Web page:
OCT 15, 2020

Ayurveda

By Health Plus

Ayurveda originated in India more than 5,000 years ago and is considered to be the oldest healing science. The practice is based on the concept that health and wellbeing is achieved through a connectedness to the universe, and by maintaining a balance between the body, mind, and spirit.

At the root of Ayurvedic philosophy are the 5 universal elements: space, air, fire, water and earth. These elements are combined in the body to form three basic types of energy or functioning principles known as doshas.

It is believed that every person is born with a unique mixture of all three doshas; one dosha is typically more dominant than the others. Each dosha controls a different function in the body and is responsible for a person’s physiological, mental and emotional health. 

The 3 Doshas: Vata, Pitta & Kapha

  1. Vata (Air & Space): The vata dosha controls internal movement in the body such as breathing, circulation, and elimination. People who are vata dominant are creative, energetic, and restless. They are usually slim, prone to dry hair, skin and nails and tend to feel cold. Vatas are inclined to have digestive issues, anxiety, insomnia and poor circulation.
  2. Pitta (Fire & Water): The pitta dosha rules the digestive system and metabolic functions in the body. Known to be intelligent, tenacious, and goal-oriented, pittas are natural leaders. Pittas have a medium or athletic build and are sensitive to warm temperatures. When out of balance, they are likely to become short tempered or angry and develop indigestion, heart disease and high blood pressure.
  3. Kapha (Earth & Water): The kapha dosha controls body structure, muscle growth and the immune system. Kaphas are calm, affectionate, and empathetic people. They have a sturdy, strong frame and a slow, deliberate manner. An imbalance in kapha can lead to weight gain, lethargy, asthma, mucus build up and depression.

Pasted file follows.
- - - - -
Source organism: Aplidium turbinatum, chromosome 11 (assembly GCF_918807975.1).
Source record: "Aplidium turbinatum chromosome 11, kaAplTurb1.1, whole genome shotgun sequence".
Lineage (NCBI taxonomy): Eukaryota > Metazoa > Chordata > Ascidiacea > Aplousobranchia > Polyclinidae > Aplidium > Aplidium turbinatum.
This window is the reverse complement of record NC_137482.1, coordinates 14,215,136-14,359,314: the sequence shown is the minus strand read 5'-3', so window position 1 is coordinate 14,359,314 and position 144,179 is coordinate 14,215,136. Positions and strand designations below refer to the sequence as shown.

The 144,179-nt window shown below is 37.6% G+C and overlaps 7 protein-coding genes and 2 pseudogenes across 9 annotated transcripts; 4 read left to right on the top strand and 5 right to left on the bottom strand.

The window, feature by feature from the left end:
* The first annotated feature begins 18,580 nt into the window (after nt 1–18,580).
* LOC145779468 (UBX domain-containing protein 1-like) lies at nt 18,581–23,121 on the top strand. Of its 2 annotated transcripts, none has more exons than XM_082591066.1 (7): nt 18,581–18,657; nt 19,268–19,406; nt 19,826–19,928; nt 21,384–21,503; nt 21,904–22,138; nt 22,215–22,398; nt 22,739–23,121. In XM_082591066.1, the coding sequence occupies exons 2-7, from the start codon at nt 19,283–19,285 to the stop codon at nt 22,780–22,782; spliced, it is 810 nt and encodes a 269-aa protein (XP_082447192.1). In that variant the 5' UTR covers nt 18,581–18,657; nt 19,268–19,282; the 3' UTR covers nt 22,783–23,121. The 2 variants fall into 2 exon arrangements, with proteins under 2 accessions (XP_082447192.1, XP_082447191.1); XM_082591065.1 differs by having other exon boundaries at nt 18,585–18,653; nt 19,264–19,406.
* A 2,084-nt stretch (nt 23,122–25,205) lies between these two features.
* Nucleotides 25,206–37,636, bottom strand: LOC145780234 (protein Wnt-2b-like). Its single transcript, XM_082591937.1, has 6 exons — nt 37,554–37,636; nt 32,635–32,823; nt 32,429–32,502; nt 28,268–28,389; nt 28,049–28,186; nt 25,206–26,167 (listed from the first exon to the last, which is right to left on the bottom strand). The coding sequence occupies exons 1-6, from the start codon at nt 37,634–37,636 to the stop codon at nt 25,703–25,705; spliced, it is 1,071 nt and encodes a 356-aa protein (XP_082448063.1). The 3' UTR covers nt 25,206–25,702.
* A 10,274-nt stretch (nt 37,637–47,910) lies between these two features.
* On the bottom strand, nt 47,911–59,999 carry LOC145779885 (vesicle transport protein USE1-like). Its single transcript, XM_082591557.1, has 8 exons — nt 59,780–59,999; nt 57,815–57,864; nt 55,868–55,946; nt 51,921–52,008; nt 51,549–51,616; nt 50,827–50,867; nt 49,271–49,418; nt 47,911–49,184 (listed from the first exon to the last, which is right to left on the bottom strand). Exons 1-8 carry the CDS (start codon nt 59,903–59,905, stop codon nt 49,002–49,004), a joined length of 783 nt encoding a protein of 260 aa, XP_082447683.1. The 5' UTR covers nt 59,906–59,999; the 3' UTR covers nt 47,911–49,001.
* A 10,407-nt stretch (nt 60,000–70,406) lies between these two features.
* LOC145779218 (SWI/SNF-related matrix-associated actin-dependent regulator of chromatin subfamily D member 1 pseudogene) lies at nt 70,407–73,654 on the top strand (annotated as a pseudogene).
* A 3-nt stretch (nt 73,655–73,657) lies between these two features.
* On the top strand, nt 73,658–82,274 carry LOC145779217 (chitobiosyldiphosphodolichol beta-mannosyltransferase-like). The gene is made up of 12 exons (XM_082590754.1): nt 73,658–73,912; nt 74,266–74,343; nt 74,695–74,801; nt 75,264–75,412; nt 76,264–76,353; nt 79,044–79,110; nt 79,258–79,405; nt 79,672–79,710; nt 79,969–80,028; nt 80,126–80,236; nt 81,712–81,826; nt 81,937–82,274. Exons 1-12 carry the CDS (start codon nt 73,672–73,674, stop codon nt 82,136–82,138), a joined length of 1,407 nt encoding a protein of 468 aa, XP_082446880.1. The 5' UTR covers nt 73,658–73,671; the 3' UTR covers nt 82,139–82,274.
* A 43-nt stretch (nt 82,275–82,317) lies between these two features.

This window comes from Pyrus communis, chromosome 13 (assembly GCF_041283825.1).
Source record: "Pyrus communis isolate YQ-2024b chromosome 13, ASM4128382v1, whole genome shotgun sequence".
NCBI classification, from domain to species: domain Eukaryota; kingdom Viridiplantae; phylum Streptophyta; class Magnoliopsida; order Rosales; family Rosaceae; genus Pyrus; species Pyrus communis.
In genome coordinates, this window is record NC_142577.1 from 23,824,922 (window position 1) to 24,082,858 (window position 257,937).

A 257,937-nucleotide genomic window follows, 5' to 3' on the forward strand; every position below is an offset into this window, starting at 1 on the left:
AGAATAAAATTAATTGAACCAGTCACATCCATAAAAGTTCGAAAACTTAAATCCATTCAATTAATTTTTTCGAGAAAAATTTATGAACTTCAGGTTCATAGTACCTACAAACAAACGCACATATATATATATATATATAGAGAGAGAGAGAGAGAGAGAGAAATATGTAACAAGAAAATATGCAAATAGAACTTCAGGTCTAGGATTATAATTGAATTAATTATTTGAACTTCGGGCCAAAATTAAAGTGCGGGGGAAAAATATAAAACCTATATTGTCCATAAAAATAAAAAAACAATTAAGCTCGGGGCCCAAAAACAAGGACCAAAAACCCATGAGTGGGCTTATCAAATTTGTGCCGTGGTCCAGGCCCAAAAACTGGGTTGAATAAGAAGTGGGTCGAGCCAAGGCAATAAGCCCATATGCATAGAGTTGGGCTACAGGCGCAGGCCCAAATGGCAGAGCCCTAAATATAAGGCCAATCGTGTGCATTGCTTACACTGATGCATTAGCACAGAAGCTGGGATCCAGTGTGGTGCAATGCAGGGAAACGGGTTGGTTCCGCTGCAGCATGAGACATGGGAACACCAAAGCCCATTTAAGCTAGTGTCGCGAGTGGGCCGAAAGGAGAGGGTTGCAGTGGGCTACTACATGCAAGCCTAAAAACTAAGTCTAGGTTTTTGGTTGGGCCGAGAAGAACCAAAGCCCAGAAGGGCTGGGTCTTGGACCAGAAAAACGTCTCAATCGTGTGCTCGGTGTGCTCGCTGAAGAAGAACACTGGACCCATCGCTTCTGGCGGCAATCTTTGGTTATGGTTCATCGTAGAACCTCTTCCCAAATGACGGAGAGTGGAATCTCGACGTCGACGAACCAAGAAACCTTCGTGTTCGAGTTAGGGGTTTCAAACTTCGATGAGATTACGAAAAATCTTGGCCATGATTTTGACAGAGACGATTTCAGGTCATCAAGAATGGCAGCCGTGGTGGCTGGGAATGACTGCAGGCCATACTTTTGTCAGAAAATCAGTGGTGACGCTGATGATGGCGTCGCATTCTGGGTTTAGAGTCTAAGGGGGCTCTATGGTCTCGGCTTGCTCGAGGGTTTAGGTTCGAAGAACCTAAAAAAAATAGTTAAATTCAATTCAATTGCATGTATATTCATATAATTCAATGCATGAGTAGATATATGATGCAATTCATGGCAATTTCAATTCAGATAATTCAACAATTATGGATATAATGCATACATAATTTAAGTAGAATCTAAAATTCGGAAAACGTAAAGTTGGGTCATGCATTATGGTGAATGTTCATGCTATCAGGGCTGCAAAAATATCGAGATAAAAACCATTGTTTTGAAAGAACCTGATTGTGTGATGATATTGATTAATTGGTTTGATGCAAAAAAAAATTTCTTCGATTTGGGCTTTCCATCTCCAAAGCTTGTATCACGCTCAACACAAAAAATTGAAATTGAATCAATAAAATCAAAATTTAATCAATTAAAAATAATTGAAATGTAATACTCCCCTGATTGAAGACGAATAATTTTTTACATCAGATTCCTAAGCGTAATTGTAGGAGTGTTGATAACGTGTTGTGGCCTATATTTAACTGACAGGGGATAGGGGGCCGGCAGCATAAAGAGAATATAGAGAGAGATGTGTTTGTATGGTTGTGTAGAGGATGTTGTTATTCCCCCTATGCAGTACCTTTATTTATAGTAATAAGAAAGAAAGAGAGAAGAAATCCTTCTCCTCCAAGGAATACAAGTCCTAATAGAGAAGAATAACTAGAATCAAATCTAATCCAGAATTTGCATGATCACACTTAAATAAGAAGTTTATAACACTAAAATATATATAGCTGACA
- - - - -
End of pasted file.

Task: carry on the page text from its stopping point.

Ayurvedic Protocols

The goal of an Ayurvedic lifestyle is to prevent illness and improve your overall health, wellness and vitality. And while there are some general principles that apply to everyone, Ayurvedic protocols are very person specific. When developing customized therapeutic plans Ayurvedic practitioners take dominant dosha and physical and emotional conditions into account. 

Diet & Nutrition

Each dosha has a set of guidelines for what to eat and how to prepare meals. It is recommended that you avoid foods that are similar to your dosha. For example, to create warmth in the body, vata should eat warm, moist foods while the fiery pitta needs to limit spices and have cooling, energizing meals. In general, Ayurvedic medicine encourages eating healthy whole foods and plenty of fruits, grains, vegetables, legumes and fiber.  

Herbal Medicine

Herbs are used in food preparation and in treating specific health conditions. They are combined into powders, teas, tonics and oils to help boost immunity, calm nerves, improve digestion and support detoxification. Some of the most well known herbs that have been used for centuries in Ayurvedic Medicine are Turmeric, Holy Basil or Tulsi, and Ashwagandha. 

Massage

While there are various types of Ayurvedic massages, the most well known methods are abhyanga and dry brushing.

  • Abhyanga is a full body massage that uses warm essential oils to help eliminate toxins and stress. The oils are applied from the soles of the feet to the top of your head with light, circular strokes. As with all Ayurveda therapies, the massage oils are tailored to your dominant dosha and are often infused with herbs. Studies have shown that abhyanga can reduce stress, stimulate the lymphatic system to cleanse and revitalize the body.
  • Dry Brushing is a do-it-yourself massage technique that involves using a dry, natural fiber bristle brush on dry skin before a shower. Dry brushing stimulates blood flow, exfoliates the skin and increases lymphatic drainage to help your body fight off infection. Starting at the feet and working upward, long brush strokes are used on the limbs combined with gentle circular motions on the torso and back. Lotion is recommended after showering to lock in moisture.

Lifestyle Practices

To cultivate the connection between the mind, body and spirit, Ayurveda encourages practicing yoga and meditation. While yoga gently strengthens and tones the body, meditation will enhance inner peace and increase mental clarity. Incorporating these practices into your life will help you maintain inner balance and connectedness and generally promote wellbeing.

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